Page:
EGU General Assembly 2021
© Author(s) 2021. This work is distributed under
the Creative Commons Attribution 4.0 License.

Wind of change: predicting wind potentials for the energy transition

Federico Amato1, Fabian Guignard1, and Alina Walch2
Federico Amato et al.
  • 1University of Lausanne, Institute of Earth Surface Dynamics, Lausanne, Switzerland (
  • 2Ecole Polytechnique Fédérale de Lausanne, Solar Energy and Building Physics Laboratory, Switzerland

Wind energy is a promising renewable resource to contribute to the energy transition in many parts of the world. In contrast to solar power, it is available at any time of the day; however, it is highly variable and complex to model. This poses challenges for the planning of future energy systems with high shares of wind power. The quantification of the spatial and temporal variation of wind power and the related uncertainty may hence provide valuable information for energy planners and policymakers. Here we propose an estimation of hourly wind energy potential at the Swiss national scale for pixels of 200 x 200 m2. To this aim, this research is structured into two parts. First, ten years of wind speed measurement collected at an hourly frequency on a set of 208 monitoring stations are interpolated using advanced spatio-temporal techniques, allowing the estimation of wind speed at unsampled locations. Second, the resulting wind field is used to estimate hourly wind power potential on a national scale.

Because of its turbulent nature and its very high variability, wind speed modelling is a challenging task, especially in complex mountainous regions. To face these challenges, the interpolation task is solved as follows. The wind speed data are decomposed through Empirical Orthogonal Functions (EOFs) in temporal basis and spatially dependent coefficients. Then, the spatial coefficients are interpolated. While any regression model could be used to model these coefficients, Extreme Learning Machine (ELM) - a single layer feed-forward neural network with random input weights – was chosen to perform this task, profiting of its high computation speed and of its ability to retrieve reliable and rigorous model uncertainty assessments. Finally, the wind speed time series are reconstructed at any location adopting the interpolated coefficients in the EOFs equation. Uncertainty is quantified by taking advantage of the ELM uncertainty estimates for the spatial coefficients’ models and of the orthogonality of the basis.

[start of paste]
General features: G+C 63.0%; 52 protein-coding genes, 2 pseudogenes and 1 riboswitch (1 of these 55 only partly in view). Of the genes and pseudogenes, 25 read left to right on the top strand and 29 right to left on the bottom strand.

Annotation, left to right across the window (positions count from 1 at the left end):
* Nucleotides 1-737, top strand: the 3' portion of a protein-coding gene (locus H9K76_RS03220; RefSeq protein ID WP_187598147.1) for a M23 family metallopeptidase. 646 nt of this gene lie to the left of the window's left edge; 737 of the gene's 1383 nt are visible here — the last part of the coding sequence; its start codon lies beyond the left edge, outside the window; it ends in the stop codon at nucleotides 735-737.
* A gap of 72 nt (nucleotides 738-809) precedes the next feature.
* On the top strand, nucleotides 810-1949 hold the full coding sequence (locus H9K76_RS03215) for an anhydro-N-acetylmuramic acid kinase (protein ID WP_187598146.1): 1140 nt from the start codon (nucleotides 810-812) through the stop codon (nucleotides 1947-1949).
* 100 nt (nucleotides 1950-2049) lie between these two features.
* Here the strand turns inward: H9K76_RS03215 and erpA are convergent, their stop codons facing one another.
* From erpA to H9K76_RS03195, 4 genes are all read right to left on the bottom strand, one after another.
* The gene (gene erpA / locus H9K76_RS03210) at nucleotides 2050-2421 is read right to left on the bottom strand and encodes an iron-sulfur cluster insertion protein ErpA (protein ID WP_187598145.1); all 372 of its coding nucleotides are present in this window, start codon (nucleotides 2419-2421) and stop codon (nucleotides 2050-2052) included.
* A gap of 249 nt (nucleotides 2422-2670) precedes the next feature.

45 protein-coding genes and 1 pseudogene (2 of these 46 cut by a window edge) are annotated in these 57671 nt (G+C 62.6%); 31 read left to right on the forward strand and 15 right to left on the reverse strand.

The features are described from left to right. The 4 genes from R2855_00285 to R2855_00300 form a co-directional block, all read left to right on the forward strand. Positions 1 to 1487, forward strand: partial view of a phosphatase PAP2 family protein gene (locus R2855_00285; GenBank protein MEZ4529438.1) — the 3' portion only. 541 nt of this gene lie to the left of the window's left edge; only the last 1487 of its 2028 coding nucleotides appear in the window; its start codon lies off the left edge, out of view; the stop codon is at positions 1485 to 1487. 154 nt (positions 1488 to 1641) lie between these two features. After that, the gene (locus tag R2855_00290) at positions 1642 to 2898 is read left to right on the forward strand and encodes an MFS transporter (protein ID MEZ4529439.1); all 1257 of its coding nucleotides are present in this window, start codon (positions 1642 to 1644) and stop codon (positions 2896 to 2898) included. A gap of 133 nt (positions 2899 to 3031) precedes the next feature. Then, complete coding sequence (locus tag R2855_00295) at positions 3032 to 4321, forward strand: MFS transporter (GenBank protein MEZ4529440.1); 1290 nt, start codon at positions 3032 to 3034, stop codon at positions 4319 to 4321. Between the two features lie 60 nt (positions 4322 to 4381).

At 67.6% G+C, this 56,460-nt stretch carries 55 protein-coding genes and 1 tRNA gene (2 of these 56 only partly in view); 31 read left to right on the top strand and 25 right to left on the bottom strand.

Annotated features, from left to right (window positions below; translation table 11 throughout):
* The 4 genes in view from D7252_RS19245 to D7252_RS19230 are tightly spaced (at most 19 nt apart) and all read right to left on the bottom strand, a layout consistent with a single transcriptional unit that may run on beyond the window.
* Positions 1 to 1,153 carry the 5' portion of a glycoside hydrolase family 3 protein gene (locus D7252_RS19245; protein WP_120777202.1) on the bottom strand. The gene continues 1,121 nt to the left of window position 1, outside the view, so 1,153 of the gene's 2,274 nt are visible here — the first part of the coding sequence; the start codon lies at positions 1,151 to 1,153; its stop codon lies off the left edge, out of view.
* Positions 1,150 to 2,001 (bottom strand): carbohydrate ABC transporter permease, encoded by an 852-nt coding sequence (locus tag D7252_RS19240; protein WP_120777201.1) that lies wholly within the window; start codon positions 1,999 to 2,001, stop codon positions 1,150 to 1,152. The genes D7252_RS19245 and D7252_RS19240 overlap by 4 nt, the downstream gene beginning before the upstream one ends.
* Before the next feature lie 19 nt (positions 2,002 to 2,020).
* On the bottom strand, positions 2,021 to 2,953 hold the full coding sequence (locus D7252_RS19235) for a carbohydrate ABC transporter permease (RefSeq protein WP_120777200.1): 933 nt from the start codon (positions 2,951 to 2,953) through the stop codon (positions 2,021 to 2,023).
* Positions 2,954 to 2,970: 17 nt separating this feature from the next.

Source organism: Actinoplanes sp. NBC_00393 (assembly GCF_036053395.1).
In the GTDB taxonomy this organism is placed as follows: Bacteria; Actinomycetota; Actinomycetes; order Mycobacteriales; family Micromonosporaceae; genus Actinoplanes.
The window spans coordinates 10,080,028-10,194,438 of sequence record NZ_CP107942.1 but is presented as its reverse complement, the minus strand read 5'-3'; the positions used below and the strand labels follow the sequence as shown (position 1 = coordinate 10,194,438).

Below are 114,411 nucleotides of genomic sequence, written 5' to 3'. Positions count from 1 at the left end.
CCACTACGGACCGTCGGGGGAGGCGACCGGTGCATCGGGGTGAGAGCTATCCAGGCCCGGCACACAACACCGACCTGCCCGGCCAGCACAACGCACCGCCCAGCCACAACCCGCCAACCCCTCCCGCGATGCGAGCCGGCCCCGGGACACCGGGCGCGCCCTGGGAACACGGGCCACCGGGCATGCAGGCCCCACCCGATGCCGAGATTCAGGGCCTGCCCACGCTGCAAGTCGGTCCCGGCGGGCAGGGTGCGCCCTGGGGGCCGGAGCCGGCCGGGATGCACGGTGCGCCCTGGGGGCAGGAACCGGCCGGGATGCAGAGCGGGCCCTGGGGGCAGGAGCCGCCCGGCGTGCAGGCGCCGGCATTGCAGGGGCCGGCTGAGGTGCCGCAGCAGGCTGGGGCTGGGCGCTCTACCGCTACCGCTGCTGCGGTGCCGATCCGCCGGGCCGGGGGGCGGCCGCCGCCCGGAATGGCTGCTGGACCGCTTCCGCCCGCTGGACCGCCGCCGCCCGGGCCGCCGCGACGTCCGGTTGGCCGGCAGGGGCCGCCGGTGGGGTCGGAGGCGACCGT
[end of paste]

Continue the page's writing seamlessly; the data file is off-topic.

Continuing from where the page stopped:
In the second part of the research, the modelled spatio-temporal wind field is used to estimate wind power potential, taking into account technical characteristics of horizontal-axis wind turbines as well as national regulatory planning limitations for the installation of power plants. The limitations include restrictions for noise abatement and landscape, natural, ecological and cultural heritage protection plans as provided in the Swiss national wind atlas. The resulting wind power potential represents the first dataset of its type for Switzerland, which may be used to model future energy systems with increased wind power production. Considering the spatial and temporal variability of wind hereby permits to assess the complementarity with other forms of renewables such as photovoltaics, which play a key role in Switzerland’s Energy Strategy.



Amato, Federico, et al. "A novel framework for spatio-temporal prediction of environmental data using deep learning." Scientific Reports 10.1 (2020): 1-11.

Guignard, Fabian, et al. "Uncertainty Quantification in Extreme Learning Machine: Analytical Developments, Variance Estimates and Confidence Intervals." arXiv preprint arXiv:2011.01704 (2020).

Walch, Alina, et al. "Big Data Mining for the Estimation of Hourly Rooftop Photovoltaic Potential and Its Uncertainty". Applied Energy 262 (2020): 114404.

How to cite: Amato, F., Guignard, F., and Walch, A.: Wind of change: predicting wind potentials for the energy transition, EGU General Assembly 2021, online, 19–30 Apr 2021, EGU21-4581,, 2021.

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